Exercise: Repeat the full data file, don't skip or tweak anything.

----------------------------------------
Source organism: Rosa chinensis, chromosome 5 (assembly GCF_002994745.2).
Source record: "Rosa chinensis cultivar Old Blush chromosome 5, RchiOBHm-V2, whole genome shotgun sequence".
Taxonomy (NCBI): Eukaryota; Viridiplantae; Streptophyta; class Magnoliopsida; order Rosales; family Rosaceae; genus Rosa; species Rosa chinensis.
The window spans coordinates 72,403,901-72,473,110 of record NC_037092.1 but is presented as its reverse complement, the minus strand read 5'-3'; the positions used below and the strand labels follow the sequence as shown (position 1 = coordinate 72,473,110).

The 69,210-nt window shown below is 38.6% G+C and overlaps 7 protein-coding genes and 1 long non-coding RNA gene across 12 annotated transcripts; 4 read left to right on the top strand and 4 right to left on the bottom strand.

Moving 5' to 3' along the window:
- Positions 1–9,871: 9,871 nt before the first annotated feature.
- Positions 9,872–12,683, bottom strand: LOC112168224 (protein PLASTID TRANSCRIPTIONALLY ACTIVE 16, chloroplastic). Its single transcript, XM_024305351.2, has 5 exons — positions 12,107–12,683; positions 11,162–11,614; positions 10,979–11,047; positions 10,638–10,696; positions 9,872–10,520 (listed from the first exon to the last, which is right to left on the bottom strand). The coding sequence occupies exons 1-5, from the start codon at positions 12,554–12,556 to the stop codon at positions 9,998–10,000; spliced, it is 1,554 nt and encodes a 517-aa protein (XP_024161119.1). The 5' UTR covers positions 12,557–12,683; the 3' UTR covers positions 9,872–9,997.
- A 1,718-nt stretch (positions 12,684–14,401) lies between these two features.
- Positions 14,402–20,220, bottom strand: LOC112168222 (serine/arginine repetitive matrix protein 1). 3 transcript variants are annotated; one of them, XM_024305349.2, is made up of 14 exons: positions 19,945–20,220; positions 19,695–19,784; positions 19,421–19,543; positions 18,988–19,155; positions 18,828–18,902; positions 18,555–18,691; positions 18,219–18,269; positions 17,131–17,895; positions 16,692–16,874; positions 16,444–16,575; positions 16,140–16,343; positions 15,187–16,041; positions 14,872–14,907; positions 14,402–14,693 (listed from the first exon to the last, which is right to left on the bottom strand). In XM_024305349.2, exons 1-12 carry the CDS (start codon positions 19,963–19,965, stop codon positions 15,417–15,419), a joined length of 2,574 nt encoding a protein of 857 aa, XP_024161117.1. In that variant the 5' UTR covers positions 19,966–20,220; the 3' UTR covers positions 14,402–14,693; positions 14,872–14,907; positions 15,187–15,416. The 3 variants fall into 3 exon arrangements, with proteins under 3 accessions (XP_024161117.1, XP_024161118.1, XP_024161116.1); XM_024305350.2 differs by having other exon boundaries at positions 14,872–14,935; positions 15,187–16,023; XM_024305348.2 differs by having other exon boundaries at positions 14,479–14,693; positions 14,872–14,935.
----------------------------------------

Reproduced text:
Source organism: Rosa chinensis, chromosome 5 (assembly GCF_002994745.2).
Source record: "Rosa chinensis cultivar Old Blush chromosome 5, RchiOBHm-V2, whole genome shotgun sequence".
Taxonomy (NCBI): Eukaryota; Viridiplantae; Streptophyta; class Magnoliopsida; order Rosales; family Rosaceae; genus Rosa; species Rosa chinensis.
The window spans coordinates 72,403,901-72,473,110 of record NC_037092.1 but is presented as its reverse complement, the minus strand read 5'-3'; the positions used below and the strand labels follow the sequence as shown (position 1 = coordinate 72,473,110).

The 69,210-nt window shown below is 38.6% G+C and overlaps 7 protein-coding genes and 1 long non-coding RNA gene across 12 annotated transcripts; 4 read left to right on the top strand and 4 right to left on the bottom strand.

Moving 5' to 3' along the window:
- Positions 1–9,871: 9,871 nt before the first annotated feature.
- Positions 9,872–12,683, bottom strand: LOC112168224 (protein PLASTID TRANSCRIPTIONALLY ACTIVE 16, chloroplastic). Its single transcript, XM_024305351.2, has 5 exons — positions 12,107–12,683; positions 11,162–11,614; positions 10,979–11,047; positions 10,638–10,696; positions 9,872–10,520 (listed from the first exon to the last, which is right to left on the bottom strand). The coding sequence occupies exons 1-5, from the start codon at positions 12,554–12,556 to the stop codon at positions 9,998–10,000; spliced, it is 1,554 nt and encodes a 517-aa protein (XP_024161119.1). The 5' UTR covers positions 12,557–12,683; the 3' UTR covers positions 9,872–9,997.
- A 1,718-nt stretch (positions 12,684–14,401) lies between these two features.
- Positions 14,402–20,220, bottom strand: LOC112168222 (serine/arginine repetitive matrix protein 1). 3 transcript variants are annotated; one of them, XM_024305349.2, is made up of 14 exons: positions 19,945–20,220; positions 19,695–19,784; positions 19,421–19,543; positions 18,988–19,155; positions 18,828–18,902; positions 18,555–18,691; positions 18,219–18,269; positions 17,131–17,895; positions 16,692–16,874; positions 16,444–16,575; positions 16,140–16,343; positions 15,187–16,041; positions 14,872–14,907; positions 14,402–14,693 (listed from the first exon to the last, which is right to left on the bottom strand). In XM_024305349.2, exons 1-12 carry the CDS (start codon positions 19,963–19,965, stop codon positions 15,417–15,419), a joined length of 2,574 nt encoding a protein of 857 aa, XP_024161117.1. In that variant the 5' UTR covers positions 19,966–20,220; the 3' UTR covers positions 14,402–14,693; positions 14,872–14,907; positions 15,187–15,416. The 3 variants fall into 3 exon arrangements, with proteins under 3 accessions (XP_024161117.1, XP_024161118.1, XP_024161116.1); XM_024305350.2 differs by having other exon boundaries at positions 14,872–14,935; positions 15,187–16,023; XM_024305348.2 differs by having other exon boundaries at positions 14,479–14,693; positions 14,872–14,935.